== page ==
Other potential remedies

Diets can help the body feel like it is performing at its prime. Days of fasting, low-protein and high-protein meals can be rotated to assist with jet lag. Alternatively, eating other foods with high-protein can help with remaining alert and higher numbers of carbohydrates can assist with sleep. Exercise has also been said to improve side effects of jet lag.

Herbal supplements and other alternative therapies are available, but it is important to consult your doctor in order to avoid medication interaction problems.

Desynchronosis Prevention

Sunlight

Sunlight is a natural way to reset the internal clock in your body. It can regulate the times your body goes to sleep and wakes up.

Departure times can be adjusted to plan for optimal light exposure and can be scheduled according to your typical sleep times. Light exposure in the morning can aid in quicker adjustment to earlier time zones (heading east). Light exposure during evening hours assists in quicker adjustment to later time zones (heading west). Jogging, walking, and other forms of light exercise can assist with quicker adaptation to the new time zone.

It is also important to avoid daylight at certain times while traveling. Travelers heading west should ideally stay away from morning light during the first couple days. Sunglasses can help with adjustment during the day. During the night time, it would be wise to close the drapes or blinds, and sleep masks are also useful aids in adjustment.

Caffeine

Caffeinated beverages should be carefully consumed, although they may assist in counteracting sleepiness during the day. After midday, drinks with caffeine should not be consumed because falling asleep and sleeping well will likely be much more problematic.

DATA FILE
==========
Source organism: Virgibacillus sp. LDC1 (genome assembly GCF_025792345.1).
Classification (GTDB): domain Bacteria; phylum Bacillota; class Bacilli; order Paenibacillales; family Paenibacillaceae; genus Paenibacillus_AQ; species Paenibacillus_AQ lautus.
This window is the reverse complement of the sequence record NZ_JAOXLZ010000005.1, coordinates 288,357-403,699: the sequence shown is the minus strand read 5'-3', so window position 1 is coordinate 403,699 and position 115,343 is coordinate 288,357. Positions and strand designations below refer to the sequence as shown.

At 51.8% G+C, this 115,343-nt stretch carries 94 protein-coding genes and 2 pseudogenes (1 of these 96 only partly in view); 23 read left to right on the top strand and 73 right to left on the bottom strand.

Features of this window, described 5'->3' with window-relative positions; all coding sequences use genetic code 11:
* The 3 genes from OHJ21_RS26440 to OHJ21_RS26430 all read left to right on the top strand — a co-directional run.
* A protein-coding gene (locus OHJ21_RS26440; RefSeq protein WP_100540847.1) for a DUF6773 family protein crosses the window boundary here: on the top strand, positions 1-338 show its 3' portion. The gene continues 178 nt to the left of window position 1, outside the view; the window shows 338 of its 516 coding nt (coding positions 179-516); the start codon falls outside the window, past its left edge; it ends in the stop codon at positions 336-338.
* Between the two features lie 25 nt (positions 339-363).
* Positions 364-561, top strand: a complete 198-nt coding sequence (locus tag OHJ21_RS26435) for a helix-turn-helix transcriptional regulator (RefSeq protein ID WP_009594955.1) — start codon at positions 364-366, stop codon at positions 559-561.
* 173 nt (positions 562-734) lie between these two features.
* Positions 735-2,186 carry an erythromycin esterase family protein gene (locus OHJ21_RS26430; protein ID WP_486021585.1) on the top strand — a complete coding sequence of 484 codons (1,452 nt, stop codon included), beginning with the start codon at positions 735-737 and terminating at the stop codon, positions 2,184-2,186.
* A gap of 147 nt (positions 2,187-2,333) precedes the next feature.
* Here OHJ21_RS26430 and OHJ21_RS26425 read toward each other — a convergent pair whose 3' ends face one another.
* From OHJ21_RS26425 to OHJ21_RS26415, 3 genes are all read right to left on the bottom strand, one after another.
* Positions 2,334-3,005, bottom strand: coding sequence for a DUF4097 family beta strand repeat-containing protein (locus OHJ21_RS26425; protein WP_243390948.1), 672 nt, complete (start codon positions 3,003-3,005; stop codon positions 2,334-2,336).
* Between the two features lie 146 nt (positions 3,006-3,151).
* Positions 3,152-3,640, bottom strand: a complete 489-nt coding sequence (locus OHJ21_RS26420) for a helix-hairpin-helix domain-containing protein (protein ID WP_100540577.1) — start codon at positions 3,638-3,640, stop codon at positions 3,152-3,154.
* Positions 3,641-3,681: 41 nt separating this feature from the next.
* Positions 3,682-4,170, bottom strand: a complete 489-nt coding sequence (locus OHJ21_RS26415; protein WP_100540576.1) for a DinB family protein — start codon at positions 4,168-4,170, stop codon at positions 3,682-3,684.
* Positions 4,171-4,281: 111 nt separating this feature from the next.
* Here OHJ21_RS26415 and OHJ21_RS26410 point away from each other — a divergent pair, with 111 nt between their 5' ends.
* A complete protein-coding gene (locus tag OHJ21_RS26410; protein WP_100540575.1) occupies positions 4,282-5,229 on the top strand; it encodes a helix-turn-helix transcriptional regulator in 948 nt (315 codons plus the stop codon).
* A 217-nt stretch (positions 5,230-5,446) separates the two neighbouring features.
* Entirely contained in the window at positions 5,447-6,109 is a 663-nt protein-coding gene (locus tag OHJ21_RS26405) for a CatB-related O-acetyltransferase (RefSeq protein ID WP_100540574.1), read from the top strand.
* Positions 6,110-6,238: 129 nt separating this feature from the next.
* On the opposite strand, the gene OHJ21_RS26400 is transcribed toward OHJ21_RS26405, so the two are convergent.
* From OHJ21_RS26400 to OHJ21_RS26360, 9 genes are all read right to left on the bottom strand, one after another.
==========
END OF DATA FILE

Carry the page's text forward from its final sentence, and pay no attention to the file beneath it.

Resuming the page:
The following steps will likely assist in reducing unwanted effects of jet lag, and may prevent jet lag completely:

Get extra rest before the trip begins

Sleep deprivation toward the beginning of a trip will only intensify jet lag.

Get an early start

After traveling, it will be difficult to be immediately in your best mindset and physical form. If you have important business obligations, it would be wise to arrive early to allow for adjustment time.

Normalize exposure to bright light

Adjusting to the new location you have traveled to can be done by regulating light exposure, as it is a major influence on the circadian rhythm within your body.

Adjust your schedule gradually prior to leaving

For travelers heading east, adjusting your bedtime by an hour earlier for several days prior to your departure. Travelers heading west should adjust their bedtime to an hour later for several days. Eating meals when you will likely be eating them in the new time zone will also help your body adjust.

Keep yourself hydrated

It is imperative to drink enough water before you fly, during, and afterward in order to make up for the dry air in the airplane. Consuming caffeine and alcohol while you are traveling can negatively impact your sleep and can dehydrate you.

Get used to the new schedule

Before traveling, set your clocks to the new time zone prior to actually leaving. Local times for meals should also be adjusted to the new time zone. After arrival, make a conscious effort not to go to bed until it is bedtime at your destination.

Attempt to sleep on the plane

Especially try and sleep on the plane if it is nighttime where you are traveling. Eye masks, headphones, and earplugs can be helpful on planes for keeping out light and noise. Fight the desire to sleep on the plane if it is daylight at your destination.